Enterprise architecture is fast becoming one of the most in-demand skills in the technology world. EAs have shot up the skills shortage list in this year’s HarveyNash/KPMG survey, being the fastest growing of the “skills that are most scarce”, up 24% compared to last year.
Overall, 34% of businesses surveyed experienced a shortage of enterprise architecture skills, the survey found.
Key industry certification numbers continue to increase, with standards body The Open Group, reporting that TOGAF certifications increased by 12,000 over the past 12 months to reach a record 70,000.[ii]
Dr Tim O’Neill from enterprise architecture firm Avolution said: “Tolerance for disorder, silos and ad hoc repairs is expiring. There is a will – particularly in the largest global organizations – to gain visibility of issues such as project duplication and technical debt, both of which can really cripple efficiency.
“A bimodal approach to enterprise architecture now means that enterprise-wide roadmaps for major change programmes can be run in parallel with project-based sprints.
“Enterprise architects are charged with ‘wiring’ everything together so that it works. They also need to maintain high standards on cross-business issues such as security and data governance and make sure systems and processes are financially efficient. To do this, they have access to some of the most powerful data-science tools available: for instance, they can use algorithms to understand the cost and risk implications of a range of alternative business-case scenarios.”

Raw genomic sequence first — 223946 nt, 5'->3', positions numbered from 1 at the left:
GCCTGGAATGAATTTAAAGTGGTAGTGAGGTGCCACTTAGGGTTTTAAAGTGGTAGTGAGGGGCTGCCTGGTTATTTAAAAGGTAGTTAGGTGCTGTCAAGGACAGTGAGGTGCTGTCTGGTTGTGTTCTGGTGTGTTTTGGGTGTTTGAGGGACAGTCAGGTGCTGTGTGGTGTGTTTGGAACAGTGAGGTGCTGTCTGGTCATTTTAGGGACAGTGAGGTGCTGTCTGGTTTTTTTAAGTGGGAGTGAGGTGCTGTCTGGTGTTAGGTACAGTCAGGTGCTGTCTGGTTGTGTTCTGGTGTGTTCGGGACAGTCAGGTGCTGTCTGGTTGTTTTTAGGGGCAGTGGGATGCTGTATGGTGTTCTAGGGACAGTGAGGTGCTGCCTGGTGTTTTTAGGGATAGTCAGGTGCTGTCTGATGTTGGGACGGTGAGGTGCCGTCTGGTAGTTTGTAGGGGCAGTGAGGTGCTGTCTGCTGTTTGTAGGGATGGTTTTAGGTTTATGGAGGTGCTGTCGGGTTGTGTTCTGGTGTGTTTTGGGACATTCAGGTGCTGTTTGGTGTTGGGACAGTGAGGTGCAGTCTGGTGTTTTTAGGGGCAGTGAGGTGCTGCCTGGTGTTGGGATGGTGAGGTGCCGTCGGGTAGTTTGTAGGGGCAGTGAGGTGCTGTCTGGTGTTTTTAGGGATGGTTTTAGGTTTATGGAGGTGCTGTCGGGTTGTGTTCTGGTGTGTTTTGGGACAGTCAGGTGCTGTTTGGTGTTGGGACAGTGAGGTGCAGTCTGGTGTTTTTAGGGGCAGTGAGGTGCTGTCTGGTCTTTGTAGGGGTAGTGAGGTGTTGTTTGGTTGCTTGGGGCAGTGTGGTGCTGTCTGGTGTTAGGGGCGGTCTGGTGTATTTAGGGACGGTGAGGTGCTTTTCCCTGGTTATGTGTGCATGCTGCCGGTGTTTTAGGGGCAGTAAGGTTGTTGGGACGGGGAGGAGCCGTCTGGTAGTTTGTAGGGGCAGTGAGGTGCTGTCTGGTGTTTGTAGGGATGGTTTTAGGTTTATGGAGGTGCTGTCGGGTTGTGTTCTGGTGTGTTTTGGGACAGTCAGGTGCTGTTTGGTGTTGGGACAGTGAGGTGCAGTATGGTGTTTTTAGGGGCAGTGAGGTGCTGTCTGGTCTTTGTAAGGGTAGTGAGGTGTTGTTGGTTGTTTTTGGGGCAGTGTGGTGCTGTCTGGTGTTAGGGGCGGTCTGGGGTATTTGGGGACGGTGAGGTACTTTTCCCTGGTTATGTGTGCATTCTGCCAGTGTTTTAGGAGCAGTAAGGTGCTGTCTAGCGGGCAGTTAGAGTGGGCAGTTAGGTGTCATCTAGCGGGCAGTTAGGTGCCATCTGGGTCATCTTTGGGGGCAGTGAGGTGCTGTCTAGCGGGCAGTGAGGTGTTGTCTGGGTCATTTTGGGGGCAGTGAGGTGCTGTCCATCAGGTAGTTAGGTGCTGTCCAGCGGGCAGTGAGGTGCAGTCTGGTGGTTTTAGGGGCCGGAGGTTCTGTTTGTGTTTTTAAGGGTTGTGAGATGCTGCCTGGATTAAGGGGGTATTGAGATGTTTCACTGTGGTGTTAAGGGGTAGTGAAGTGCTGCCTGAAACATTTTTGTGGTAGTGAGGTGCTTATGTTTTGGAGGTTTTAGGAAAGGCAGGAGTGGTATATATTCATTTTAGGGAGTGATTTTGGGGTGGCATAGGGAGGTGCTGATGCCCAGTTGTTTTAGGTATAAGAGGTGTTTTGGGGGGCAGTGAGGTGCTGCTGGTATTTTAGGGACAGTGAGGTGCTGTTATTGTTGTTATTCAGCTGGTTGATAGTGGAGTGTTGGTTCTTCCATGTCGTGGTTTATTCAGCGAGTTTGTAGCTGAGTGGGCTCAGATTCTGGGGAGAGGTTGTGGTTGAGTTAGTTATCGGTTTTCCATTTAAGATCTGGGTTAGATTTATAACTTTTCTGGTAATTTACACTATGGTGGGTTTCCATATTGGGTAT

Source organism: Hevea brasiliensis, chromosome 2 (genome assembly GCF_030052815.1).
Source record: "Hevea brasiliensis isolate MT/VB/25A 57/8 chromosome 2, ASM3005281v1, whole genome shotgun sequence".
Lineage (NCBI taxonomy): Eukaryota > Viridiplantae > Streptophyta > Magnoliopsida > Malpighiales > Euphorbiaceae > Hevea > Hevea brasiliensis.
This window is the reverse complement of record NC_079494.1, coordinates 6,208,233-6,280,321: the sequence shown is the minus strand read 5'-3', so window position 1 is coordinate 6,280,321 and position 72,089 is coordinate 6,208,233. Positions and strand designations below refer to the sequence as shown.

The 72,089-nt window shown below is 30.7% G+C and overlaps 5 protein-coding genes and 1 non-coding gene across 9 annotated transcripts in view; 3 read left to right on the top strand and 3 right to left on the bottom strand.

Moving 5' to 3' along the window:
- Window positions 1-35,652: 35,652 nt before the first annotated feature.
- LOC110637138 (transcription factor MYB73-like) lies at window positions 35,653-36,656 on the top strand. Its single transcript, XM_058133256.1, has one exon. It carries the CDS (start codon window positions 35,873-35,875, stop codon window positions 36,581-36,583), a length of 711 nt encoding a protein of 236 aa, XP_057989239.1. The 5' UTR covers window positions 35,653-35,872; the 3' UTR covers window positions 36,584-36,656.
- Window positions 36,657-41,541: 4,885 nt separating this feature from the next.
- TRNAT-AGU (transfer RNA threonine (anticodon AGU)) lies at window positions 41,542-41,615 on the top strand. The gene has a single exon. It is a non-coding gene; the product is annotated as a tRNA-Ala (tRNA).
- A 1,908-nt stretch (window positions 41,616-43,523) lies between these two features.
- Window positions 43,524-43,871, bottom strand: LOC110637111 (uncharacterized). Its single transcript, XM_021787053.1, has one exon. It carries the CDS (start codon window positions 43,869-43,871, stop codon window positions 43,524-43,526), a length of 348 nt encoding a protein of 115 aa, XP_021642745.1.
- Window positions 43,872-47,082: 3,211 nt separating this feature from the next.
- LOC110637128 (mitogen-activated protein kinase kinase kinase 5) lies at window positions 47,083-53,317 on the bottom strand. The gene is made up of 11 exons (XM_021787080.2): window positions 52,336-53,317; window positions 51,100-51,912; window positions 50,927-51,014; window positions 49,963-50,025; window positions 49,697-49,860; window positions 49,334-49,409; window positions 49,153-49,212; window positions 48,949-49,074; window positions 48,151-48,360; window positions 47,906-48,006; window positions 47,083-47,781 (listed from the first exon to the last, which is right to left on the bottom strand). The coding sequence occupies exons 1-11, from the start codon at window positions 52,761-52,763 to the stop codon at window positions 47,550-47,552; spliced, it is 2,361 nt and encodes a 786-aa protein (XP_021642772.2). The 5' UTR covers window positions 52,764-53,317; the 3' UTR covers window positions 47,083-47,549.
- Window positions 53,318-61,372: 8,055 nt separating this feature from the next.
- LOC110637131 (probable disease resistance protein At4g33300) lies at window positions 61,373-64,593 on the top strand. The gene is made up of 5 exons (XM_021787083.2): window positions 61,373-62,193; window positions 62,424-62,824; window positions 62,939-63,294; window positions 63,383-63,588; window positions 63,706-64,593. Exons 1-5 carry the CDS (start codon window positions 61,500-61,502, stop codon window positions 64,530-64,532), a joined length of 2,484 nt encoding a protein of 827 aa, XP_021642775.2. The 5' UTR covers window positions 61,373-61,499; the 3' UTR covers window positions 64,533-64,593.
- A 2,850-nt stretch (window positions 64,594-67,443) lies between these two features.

Senior enterprise architects will have broad experience across technology and IT domains such as solutions architecture, data architecture or increasingly, cloud architecture. In addition, they add business acumen, and the ability to manage projects and teams, quantify risks and juggle priorities.
Trends such as cloud migration and microservices – whilst simplifying functions at a line-of-business level – often mean the web of applications and IT assets behind essential processes becomes more complex. Most businesses also rely on legacy systems, and the migrations and transformations needed for upgrades is continual.
Dr O’Neill said: “Data analysis techniques and automated reports now allow architects to deliver analysis quickly – often in days or weeks. Impact analysis assessments can be completed in 1-2 weeks, turnaround time for upgrade of infrastructure components in days.”
“CIOs who haven’t checked in with their enterprise architecture team recently are often gratified to realize that new data feeds, APIs and analytics means the EA repository is a powerful question-answering and scenario-analysis device. The more complex and interdependent your systems, the more valuable an architectural view and visualizations can be for making confident decisions.”
[i] Harvey Nash/KPMG Survey – https://home.kpmg.com/content/dam/kpmg/xx/pdf/2017/05/cio-survey-2017-infographic-web.pdf
[ii] Global TOGAF® 9 Certification Exceeds 70,000 in 134 Countries – The Open Group Blog, July 24, 2017 –https://blog.opengroup.org/2017/07/24/global-togaf-9-certification-exceeds-70000-in-134-countries/